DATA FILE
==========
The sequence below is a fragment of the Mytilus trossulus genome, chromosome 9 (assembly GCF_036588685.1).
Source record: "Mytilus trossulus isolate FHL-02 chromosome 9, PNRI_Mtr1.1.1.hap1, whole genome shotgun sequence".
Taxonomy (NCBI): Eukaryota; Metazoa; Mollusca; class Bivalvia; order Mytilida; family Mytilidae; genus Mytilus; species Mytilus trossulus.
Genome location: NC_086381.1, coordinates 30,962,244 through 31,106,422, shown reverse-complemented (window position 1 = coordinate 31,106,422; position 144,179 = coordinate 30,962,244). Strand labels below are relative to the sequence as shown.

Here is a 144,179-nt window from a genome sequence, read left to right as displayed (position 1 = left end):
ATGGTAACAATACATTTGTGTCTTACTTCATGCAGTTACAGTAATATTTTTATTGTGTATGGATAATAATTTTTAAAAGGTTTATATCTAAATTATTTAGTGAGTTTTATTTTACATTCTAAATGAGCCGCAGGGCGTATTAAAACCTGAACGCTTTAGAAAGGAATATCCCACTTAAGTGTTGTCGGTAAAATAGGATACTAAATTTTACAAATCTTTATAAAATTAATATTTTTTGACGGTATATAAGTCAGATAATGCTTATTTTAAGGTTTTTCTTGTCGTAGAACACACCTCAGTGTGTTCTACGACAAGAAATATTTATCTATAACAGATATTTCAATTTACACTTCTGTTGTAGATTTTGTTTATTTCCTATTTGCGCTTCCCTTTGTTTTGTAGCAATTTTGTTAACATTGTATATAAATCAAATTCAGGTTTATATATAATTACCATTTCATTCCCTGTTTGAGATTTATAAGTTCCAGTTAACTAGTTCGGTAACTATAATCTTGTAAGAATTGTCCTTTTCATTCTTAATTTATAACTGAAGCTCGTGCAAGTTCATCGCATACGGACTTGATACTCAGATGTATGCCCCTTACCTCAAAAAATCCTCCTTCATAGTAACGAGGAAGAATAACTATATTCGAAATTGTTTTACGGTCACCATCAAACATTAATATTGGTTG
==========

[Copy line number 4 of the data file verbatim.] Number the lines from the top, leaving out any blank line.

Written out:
Genome location: NC_086381.1, coordinates 30,962,244 through 31,106,422, shown reverse-complemented (window position 1 = coordinate 31,106,422; position 144,179 = coordinate 30,962,244). Strand labels below are relative to the sequence as shown.